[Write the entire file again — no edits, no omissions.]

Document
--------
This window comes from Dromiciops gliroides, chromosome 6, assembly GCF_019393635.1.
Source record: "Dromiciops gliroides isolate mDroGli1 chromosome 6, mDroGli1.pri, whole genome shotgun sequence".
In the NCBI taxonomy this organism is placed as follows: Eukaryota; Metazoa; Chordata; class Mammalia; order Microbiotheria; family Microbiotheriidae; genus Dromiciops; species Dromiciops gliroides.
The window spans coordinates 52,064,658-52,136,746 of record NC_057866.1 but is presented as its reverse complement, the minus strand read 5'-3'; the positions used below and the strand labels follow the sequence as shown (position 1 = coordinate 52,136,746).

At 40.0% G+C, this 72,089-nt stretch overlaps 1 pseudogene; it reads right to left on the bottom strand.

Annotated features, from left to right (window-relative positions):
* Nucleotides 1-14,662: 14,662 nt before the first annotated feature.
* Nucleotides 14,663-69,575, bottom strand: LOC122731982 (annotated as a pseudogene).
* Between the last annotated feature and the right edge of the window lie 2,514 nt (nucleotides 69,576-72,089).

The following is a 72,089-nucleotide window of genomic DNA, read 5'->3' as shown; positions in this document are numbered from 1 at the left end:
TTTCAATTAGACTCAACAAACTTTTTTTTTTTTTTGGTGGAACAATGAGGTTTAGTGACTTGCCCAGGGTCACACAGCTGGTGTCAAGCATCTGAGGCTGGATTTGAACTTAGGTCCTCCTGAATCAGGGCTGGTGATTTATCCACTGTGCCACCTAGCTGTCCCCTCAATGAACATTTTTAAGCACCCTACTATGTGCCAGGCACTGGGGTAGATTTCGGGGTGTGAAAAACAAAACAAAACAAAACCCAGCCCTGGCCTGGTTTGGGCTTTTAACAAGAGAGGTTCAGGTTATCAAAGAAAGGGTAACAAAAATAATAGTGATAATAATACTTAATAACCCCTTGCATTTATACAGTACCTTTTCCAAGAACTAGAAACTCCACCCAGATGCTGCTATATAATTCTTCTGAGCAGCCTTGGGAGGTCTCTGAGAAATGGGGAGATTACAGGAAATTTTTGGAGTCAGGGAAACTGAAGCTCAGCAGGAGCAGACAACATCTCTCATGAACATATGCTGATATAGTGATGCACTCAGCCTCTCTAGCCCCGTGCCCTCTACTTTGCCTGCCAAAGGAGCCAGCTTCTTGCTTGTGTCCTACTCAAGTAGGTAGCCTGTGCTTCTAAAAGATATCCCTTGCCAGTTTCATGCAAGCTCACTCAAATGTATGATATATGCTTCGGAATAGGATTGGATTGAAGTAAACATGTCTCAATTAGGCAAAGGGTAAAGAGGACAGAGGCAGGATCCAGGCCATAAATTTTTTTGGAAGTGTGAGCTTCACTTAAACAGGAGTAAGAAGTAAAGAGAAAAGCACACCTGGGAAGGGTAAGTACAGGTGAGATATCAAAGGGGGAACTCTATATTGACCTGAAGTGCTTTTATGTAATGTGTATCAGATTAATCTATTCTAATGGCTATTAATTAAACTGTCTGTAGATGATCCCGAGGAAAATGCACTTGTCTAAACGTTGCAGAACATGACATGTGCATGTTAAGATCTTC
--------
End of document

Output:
This window comes from Dromiciops gliroides, chromosome 6, assembly GCF_019393635.1.
Source record: "Dromiciops gliroides isolate mDroGli1 chromosome 6, mDroGli1.pri, whole genome shotgun sequence".
In the NCBI taxonomy this organism is placed as follows: Eukaryota; Metazoa; Chordata; class Mammalia; order Microbiotheria; family Microbiotheriidae; genus Dromiciops; species Dromiciops gliroides.
The window spans coordinates 52,064,658-52,136,746 of record NC_057866.1 but is presented as its reverse complement, the minus strand read 5'-3'; the positions used below and the strand labels follow the sequence as shown (position 1 = coordinate 52,136,746).

At 40.0% G+C, this 72,089-nt stretch overlaps 1 pseudogene; it reads right to left on the bottom strand.

Annotated features, from left to right (window-relative positions):
* Nucleotides 1-14,662: 14,662 nt before the first annotated feature.
* Nucleotides 14,663-69,575, bottom strand: LOC122731982 (annotated as a pseudogene).
* Between the last annotated feature and the right edge of the window lie 2,514 nt (nucleotides 69,576-72,089).

The following is a 72,089-nucleotide window of genomic DNA, read 5'->3' as shown; positions in this document are numbered from 1 at the left end:
TTTCAATTAGACTCAACAAACTTTTTTTTTTTTTTGGTGGAACAATGAGGTTTAGTGACTTGCCCAGGGTCACACAGCTGGTGTCAAGCATCTGAGGCTGGATTTGAACTTAGGTCCTCCTGAATCAGGGCTGGTGATTTATCCACTGTGCCACCTAGCTGTCCCCTCAATGAACATTTTTAAGCACCCTACTATGTGCCAGGCACTGGGGTAGATTTCGGGGTGTGAAAAACAAAACAAAACAAAACCCAGCCCTGGCCTGGTTTGGGCTTTTAACAAGAGAGGTTCAGGTTATCAAAGAAAGGGTAACAAAAATAATAGTGATAATAATACTTAATAACCCCTTGCATTTATACAGTACCTTTTCCAAGAACTAGAAACTCCACCCAGATGCTGCTATATAATTCTTCTGAGCAGCCTTGGGAGGTCTCTGAGAAATGGGGAGATTACAGGAAATTTTTGGAGTCAGGGAAACTGAAGCTCAGCAGGAGCAGACAACATCTCTCATGAACATATGCTGATATAGTGATGCACTCAGCCTCTCTAGCCCCGTGCCCTCTACTTTGCCTGCCAAAGGAGCCAGCTTCTTGCTTGTGTCCTACTCAAGTAGGTAGCCTGTGCTTCTAAAAGATATCCCTTGCCAGTTTCATGCAAGCTCACTCAAATGTATGATATATGCTTCGGAATAGGATTGGATTGAAGTAAACATGTCTCAATTAGGCAAAGGGTAAAGAGGACAGAGGCAGGATCCAGGCCATAAATTTTTTTGGAAGTGTGAGCTTCACTTAAACAGGAGTAAGAAGTAAAGAGAAAAGCACACCTGGGAAGGGTAAGTACAGGTGAGATATCAAAGGGGGAACTCTATATTGACCTGAAGTGCTTTTATGTAATGTGTATCAGATTAATCTATTCTAATGGCTATTAATTAAACTGTCTGTAGATGATCCCGAGGAAAATGCACTTGTCTAAACGTTGCAGAACATGACATGTGCATGTTAAGATCTTC